When I think about Lonoke, I think about the possibility that is embodied in our town and within the people who call this place home. Walking down Front and Center Streets, I see opportunities for investment, and space for growth and innovation. Our historic buildings represent a blank canvas for new ideas to find life. In this way, Lonoke resembles numerous other rural communities. As we discussed in previous editions of this column, Lonoke can learn from the experience demonstrated by other regional examples how a town’s unique character may be leveraged for renewal and growth.
And yet, in our current state, there are realities all around us to be recognized. It would be neglectful to simply espouse an idealistic future without acknowledging the truth of our present condition. For if we are to undertake the challenging task of implementing good ideas, we must have a clear understanding of the obstacles that lie in our path of achievement. The dream and the challenge go hand-in-hand.
While we must have the courage and clarity to name those realities and the determination to address them, we must also have the discernment to perceive the unique things which contribute to the character of our community and preserve them for future purpose and appreciation. In fact, that future may be closer than we think. I believe that Lonoke’s time for action is now. The people of Lonoke have spent more than a year in a transparent, respectful conversation about ideas. Those ideas now comprise a vision, and it is time to implement that vision.
In living with the status quo for an extended period of time, it is natural that we eventually overlook certain existing conditions, until we no longer perceive them. A clear vision, however, can be the catalyst to address these realities with renewed energy and conviction. In the same way in which we prepare our homes when we have company coming over, this new sense of urgency may provide the motivation to see the existing conditions in our community with fresh eyes.
Our vision now provides that urgency. I believe that defiant optimism is our fuel for implementing that vision.
A friend and mentor of mine gently reminds me periodically that optimism must be tempered with the wisdom of experience. He recently mailed to me a feature from Progressive Farmer magazine that highlighted the words of a number of historic figures on the subject of optimism. The wide-ranging backgrounds and perspectives of these women and men is fascinating, and a few key thoughts stand out to me. In particular, Helen Keller’s words are impactful, considering that her life is the embodiment of an overcoming spirit. Keller writes, “Optimism is the faith that leads to achievement. Nothing can be done without hope and confidence.”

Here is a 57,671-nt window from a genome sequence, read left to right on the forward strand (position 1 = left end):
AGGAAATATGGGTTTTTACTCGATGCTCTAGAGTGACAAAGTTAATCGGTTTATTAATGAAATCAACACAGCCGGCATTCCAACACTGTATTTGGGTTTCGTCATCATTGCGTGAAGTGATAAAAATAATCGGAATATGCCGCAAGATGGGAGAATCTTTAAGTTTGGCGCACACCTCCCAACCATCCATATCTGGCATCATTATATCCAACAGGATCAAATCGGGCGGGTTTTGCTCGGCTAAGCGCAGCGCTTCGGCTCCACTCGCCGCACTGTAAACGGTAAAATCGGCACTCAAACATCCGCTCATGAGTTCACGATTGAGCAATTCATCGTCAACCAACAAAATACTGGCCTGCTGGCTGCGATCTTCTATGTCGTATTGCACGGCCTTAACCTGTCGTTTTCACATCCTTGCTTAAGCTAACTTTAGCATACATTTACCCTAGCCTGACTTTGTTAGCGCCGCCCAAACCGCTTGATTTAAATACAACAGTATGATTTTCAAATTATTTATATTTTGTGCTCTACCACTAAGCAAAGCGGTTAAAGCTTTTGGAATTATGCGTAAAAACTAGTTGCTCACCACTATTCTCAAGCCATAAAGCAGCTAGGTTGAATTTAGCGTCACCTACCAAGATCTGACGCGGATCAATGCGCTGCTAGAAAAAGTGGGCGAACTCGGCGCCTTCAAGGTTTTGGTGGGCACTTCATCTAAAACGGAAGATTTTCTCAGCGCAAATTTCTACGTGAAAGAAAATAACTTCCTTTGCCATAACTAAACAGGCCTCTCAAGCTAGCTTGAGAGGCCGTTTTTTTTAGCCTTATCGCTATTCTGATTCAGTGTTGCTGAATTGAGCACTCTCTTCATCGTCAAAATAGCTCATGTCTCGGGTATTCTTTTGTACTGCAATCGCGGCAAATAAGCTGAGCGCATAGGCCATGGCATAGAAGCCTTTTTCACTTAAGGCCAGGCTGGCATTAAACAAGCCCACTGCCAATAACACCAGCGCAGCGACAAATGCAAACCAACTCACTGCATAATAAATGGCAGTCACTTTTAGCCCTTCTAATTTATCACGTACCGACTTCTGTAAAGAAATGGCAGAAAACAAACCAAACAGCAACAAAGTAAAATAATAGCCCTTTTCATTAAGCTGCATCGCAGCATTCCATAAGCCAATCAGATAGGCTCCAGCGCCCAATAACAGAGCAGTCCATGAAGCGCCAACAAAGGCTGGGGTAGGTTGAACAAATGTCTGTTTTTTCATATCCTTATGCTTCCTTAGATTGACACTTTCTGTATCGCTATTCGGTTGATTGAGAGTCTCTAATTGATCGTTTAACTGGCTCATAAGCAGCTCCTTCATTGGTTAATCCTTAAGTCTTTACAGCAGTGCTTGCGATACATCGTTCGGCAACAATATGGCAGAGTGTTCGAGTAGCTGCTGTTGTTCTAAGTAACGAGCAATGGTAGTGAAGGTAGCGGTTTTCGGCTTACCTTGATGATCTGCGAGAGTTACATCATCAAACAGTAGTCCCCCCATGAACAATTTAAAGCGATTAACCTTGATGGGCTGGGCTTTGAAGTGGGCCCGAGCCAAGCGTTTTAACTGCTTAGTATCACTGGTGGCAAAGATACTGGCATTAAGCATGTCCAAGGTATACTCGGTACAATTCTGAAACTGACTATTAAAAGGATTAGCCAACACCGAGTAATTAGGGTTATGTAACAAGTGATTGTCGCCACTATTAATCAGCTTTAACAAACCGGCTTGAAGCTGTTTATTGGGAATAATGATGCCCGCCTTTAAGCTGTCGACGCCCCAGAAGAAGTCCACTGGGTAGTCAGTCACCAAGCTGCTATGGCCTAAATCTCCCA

So, the balance point that enables us to maximize our potential, is to inform our process moving forward with evaluated experience. This is where I believe that Lonoke is at an advantage. We have the blessing of living in an intergenerational community, where those who have faced challenges before us are now investing in the next generation’s potential. Further, if we undertake the current task in front of us for the benefit of the students and children who are still in our care, then we maximize the potential of this moment in Lonoke’s history.
I have had the opportunity to spend time at Lonoke High School recently speaking with students in Mrs. Wicker’s EAST Lab about their upcoming semester projects. In these visits, numerous students have stood out who see the potential within themselves and their friends to have a direct impact on their community. What if we combined the technology mastered by Lonoke’s students with the experience and encouragement of a hopeful group of leaders who have invested in their success? The reality is, when we team with our students to inspire meaningful efforts today, the Lonoke of their future will be a visible, attractive, and connected community to which they may eventually return and invest themselves.
Sociologist B.J. Thompson writes, “The less gratitude we express, the more our cynicism grows.” I would suggest that Lonoke’s biggest obstacle is not our current conditions, or even the fractured promises of our past. Perhaps our largest and most constant challenge is the defeat of cynicism. When we choose to have faith in one another, we are simultaneously choosing to reject cynicism.
You see, we are going to invest in something. Our incremental deposits over time will have a cumulative effect, as Andy Stanley espouses. This is true for both our positive and negative actions. Apathy and cynicism accumulate with consequence in the same way that our strategic actions do. The difference is, one denies a future for others, while the other creates a future. Our action today has a direct effect on the legacy of our community. If we choose to invest in the human capital of our students and children, our return on investment will be exponential.
Students who are in the eighth grade today will graduate in May 2022. The Lonoke of five years from now will be the direct result of our faith and the work we begin today to implement a new vision on their behalf. Optimism will be our fuel. Intergenerational investment will be our distinct advantage.
Walk down the tree-lined streets of Lonoke and be willing to see with fresh, thankful eyes. You may then begin to perceive the very real need that has been historically overlooked in our community, but also the distinct, urgent opportunity to address that need with intentional investment. Invest in the dreams and ideas of your neighbors. Invest in others. Follow the model of my mentor, who has chosen to invest in a new generation of leaders, believing in the potential of those who follow.
Ryan Biles is a local architect who leads the Downtown Lonoke Support Committee, a recently formed committee of the Lonoke Area Chamber of Commerce. View past editions of this column at www.lookatlonoke.com .